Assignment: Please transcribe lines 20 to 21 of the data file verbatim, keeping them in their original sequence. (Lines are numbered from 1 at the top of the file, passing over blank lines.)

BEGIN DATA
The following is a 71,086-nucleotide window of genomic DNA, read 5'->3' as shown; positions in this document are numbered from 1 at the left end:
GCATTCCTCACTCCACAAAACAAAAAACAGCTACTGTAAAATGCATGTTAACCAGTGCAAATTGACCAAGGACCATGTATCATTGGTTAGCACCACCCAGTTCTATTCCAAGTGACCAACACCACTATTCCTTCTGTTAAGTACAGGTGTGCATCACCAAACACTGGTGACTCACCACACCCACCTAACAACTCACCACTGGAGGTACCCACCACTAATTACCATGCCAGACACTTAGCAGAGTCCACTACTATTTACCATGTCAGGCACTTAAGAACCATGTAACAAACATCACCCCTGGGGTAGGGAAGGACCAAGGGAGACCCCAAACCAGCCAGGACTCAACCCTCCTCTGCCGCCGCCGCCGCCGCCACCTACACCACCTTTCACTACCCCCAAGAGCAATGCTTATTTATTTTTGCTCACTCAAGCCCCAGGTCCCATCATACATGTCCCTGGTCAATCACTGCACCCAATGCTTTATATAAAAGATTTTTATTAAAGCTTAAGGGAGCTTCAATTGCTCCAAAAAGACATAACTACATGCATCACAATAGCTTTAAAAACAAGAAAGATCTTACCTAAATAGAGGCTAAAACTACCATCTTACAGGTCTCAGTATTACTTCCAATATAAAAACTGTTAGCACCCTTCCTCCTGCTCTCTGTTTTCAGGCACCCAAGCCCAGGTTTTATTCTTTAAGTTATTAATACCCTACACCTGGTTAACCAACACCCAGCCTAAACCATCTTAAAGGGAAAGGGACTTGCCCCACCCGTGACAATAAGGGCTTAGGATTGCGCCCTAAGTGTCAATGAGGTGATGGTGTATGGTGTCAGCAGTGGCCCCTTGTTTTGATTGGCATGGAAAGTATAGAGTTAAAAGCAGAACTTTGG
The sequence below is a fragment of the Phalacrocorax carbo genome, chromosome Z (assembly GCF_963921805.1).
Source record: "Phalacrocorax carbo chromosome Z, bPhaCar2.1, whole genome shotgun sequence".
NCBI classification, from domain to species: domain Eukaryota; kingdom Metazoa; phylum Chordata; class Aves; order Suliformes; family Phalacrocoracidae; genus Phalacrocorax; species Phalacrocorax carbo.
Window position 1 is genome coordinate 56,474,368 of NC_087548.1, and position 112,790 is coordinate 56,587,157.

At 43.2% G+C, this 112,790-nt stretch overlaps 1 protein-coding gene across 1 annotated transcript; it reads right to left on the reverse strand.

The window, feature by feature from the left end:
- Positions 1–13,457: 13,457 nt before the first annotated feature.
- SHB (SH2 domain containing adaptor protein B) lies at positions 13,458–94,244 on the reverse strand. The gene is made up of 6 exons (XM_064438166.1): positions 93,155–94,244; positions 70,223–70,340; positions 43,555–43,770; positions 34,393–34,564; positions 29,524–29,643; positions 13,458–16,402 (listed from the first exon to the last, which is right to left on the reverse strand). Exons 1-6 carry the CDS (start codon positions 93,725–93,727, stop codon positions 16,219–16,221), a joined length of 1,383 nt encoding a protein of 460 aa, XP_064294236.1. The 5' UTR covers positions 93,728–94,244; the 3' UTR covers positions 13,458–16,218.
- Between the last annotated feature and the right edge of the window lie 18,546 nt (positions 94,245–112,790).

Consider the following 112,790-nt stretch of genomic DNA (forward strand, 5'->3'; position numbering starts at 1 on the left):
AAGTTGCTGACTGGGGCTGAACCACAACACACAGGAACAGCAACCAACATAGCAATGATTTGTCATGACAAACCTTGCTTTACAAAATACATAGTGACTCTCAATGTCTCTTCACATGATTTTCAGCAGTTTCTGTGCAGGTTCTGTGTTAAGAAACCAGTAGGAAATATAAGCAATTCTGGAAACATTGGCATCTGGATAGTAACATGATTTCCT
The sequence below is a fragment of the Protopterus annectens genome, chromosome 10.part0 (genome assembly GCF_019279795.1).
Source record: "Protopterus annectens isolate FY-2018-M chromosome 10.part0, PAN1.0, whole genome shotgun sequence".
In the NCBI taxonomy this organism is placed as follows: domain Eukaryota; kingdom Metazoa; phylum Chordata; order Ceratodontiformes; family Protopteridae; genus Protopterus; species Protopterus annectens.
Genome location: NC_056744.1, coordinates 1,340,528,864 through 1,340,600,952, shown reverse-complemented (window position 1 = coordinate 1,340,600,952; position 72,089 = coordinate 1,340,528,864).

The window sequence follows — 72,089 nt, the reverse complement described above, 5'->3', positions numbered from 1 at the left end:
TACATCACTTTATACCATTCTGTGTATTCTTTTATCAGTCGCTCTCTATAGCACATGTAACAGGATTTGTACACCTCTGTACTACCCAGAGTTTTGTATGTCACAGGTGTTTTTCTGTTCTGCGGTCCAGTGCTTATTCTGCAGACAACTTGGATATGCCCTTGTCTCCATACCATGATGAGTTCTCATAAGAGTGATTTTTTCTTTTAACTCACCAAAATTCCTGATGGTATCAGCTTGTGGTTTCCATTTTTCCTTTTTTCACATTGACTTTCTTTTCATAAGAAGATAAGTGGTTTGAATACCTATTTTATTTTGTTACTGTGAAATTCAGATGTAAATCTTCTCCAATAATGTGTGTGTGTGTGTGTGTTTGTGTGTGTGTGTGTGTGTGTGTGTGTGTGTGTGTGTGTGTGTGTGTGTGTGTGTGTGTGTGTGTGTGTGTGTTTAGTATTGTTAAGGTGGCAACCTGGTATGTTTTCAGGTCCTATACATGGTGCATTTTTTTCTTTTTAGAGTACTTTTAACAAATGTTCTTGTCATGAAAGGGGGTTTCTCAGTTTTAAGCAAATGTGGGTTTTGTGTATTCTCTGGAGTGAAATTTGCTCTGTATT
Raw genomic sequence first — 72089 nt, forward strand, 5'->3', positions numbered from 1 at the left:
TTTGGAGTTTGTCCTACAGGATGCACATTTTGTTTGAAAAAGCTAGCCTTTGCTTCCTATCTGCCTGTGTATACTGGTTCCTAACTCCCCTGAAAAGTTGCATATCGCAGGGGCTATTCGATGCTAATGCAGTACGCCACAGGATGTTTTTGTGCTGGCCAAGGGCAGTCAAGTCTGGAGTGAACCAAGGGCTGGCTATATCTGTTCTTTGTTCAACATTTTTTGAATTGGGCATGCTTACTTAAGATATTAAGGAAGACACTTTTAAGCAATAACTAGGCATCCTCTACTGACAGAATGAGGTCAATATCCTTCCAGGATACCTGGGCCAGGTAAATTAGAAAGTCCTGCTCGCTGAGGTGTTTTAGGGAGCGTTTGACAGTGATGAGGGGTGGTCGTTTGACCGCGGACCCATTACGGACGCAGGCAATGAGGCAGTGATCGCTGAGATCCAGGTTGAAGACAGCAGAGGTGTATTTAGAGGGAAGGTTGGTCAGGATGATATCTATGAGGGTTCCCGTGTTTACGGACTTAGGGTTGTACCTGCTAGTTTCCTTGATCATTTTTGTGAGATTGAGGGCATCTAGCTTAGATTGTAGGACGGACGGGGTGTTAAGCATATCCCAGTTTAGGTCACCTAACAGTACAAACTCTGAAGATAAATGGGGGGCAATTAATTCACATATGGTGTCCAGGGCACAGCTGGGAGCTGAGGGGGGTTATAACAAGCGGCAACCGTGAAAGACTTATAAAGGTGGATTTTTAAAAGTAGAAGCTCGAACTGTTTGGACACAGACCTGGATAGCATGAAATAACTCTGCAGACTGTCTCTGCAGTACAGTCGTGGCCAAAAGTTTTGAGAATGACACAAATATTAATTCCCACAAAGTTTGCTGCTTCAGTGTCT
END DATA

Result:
Raw genomic sequence first — 72089 nt, forward strand, 5'->3', positions numbered from 1 at the left:
TTTGGAGTTTGTCCTACAGGATGCACATTTTGTTTGAAAAAGCTAGCCTTTGCTTCCTATCTGCCTGTGTATACTGGTTCCTAACTCCCCTGAAAAGTTGCATATCGCAGGGGCTATTCGATGCTAATGCAGTACGCCACAGGATGTTTTTGTGCTGGCCAAGGGCAGTCAAGTCTGGAGTGAACCAAGGGCTGGCTATATCTGTTCTTTGTTCAACATTTTTTGAATTGGGCATGCTTACTTAAGATATTAAGGAAGACACTTTTAAGCAATAACTAGGCATCCTCTACTGACAGAATGAGGTCAATATCCTTCCAGGATACCTGGGCCAGGTAAATTAGAAAGTCCTGCTCGCTGAGGTGTTTTAGGGAGCGTTTGACAGTGATGAGGGGTGGTCGTTTGACCGCGGACCCATTACGGACGCAGGCAATGAGGCAGTGATCGCTGAGATCCAGGTTGAAGACAGCAGAGGTGTATTTAGAGGGAAGGTTGGTCAGGATGATATCTATGAGGGTTCCCGTGTTTACGGACTTAGGGTTGTACCTGCTAGTTTCCTTGATCATTTTTGTGAGATTGAGGGCATCTAGCTTAGATTGTAGGACGGACGGGGTGTTAAGCATATCCCAGTTTAGGTCACCTAACAGTACAAACTCTGAAGATAAATGGGGGGCAATTAATTCACATATGGTGTCCAGGGCACAGCTGGGAGCTGAGGGGGGTTATAACAAGCGGCAACCGTGAAAGACTTATAAAGGTGGATTTTTAAAAGTAGAAGCTCGAACTGTTTGGACACAGACCTGGATAGCATGAAATAACTCTGCAGACTGTCTCTGCAGTACAGTCGTGGCCAAAAGTTTTGAGAATGACACAAATATTAATTCCCACAAAGTTTGCTGCTTCAGTGTCT